Blog to share our thoughts
Does customer satisfaction equal customer retention?
Published: 30 April 2018
Net Promoter Score (NPS) measures the willingness of customers to recommend you to their friends; overall measuring their satisfaction of the service that you’re providing. Based on a scale from -100 to 100, scores higher than 0 are considered good and scores above 50 are considered excellent.
As the Service Provider market continues to battle commoditisation; customer loyalty, satisfaction and retention rates are harder to maintain. As a Managed Service Provider (MSP) it’s in your best interest to understand why your customers are dissatisfied and address the necessary problems before they make the decision to go elsewhere.
Despite NPS still being widely used in the technology industry, especially by some of the biggest players such as Cisco and IBM, there’s dispute as to whether it’s an accurate measure of customer retention. Whilst a low NPS is a cause for concern, having a high score isn’t necessarily all good news, because even though customer satisfaction is vital, it’s not always enough to guarantee customer retention. Customers can be satisfied with your service, without thinking that’s it’s extraordinary or differentiated, and someone saying they would recommend your business is very different to them actually acting upon that recommendation.
Impressing and satisfying the influencers and decision makers is what matters the most. Executives that have the final say on whether to use your service rarely participate in NPS surveys - therefore reaching them and giving them a consistently excellent customer experience is a better way to achieve higher retention rates.
Tools that help give the right impression of your service and service delivery are key to managing perceptions and reaching these decision makers directly. They want responsive delivery, responsive applications that don’t make them wait, responsive networks that support high performance, business-critical applications, and responsive support people. When issues arise, they want them resolved quickly.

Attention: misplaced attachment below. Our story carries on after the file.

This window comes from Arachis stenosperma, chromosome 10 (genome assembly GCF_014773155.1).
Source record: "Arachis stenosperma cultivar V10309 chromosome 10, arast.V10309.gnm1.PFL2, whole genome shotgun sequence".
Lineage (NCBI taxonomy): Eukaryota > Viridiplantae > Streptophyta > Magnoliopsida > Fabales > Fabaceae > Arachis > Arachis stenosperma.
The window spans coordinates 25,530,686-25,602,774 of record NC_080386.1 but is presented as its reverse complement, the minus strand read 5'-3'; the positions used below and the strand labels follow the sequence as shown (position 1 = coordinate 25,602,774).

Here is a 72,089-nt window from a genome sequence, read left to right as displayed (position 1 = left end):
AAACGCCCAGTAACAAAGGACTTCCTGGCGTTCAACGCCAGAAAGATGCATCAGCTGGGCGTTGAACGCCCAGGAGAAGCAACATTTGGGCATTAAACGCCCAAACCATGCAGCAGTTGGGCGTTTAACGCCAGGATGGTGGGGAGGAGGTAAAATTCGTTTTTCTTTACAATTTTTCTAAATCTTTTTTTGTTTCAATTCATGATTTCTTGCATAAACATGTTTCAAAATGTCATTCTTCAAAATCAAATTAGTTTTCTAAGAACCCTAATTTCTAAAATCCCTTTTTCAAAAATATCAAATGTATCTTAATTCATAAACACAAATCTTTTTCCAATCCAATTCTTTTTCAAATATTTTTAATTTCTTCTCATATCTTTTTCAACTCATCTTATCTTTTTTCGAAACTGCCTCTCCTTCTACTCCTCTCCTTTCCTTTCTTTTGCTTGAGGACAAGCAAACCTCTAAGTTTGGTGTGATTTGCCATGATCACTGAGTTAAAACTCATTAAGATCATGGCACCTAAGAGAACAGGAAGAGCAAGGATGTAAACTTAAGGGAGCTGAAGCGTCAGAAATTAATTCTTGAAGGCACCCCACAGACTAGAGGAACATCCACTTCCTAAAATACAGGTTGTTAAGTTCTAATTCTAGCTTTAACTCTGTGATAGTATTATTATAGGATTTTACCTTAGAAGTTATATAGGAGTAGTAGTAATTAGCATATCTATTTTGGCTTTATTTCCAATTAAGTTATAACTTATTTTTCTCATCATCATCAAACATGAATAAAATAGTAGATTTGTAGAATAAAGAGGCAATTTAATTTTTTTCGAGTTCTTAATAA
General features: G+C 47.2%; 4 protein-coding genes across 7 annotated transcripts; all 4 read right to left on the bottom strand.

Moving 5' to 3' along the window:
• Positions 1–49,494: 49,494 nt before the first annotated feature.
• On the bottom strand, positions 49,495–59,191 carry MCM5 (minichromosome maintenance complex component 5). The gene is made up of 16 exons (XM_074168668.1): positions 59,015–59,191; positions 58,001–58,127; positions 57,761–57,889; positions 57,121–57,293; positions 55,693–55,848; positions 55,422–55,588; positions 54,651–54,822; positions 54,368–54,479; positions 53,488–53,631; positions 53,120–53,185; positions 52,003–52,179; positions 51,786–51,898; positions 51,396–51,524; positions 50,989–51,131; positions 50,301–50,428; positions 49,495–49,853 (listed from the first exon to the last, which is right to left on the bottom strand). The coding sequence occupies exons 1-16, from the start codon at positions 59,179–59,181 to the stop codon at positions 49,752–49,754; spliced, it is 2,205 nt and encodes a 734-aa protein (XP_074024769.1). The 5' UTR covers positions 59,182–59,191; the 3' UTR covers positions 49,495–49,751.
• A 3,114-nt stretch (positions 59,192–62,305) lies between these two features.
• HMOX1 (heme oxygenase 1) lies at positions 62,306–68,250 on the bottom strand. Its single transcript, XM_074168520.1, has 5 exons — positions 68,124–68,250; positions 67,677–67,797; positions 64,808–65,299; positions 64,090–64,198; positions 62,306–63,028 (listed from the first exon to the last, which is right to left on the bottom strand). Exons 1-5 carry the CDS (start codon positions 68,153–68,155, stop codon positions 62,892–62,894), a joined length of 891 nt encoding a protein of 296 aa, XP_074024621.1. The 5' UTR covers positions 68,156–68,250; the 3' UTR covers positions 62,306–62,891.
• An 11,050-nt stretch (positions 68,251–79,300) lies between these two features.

The value of your service needs to be demonstrated. Many tools hide information away from business-level users, who need to see and understand it to appreciate the quality of service you’re delivering. Impressing network engineers and IT operatives isn’t going to lead to renewals if nobody in a decision-making capacity knows about it.
So, as effective and precious as word of mouth recommendations are, for people to actually recommend you to their friends you have to be delivering something reliably remarkable – and ensuring that people at the right level know you’re doing that. In the business world, users and recommenders are often not decision makers. Bridging that gap, and communicating the quality of your service to people who might not actually be using it, should be a priority.
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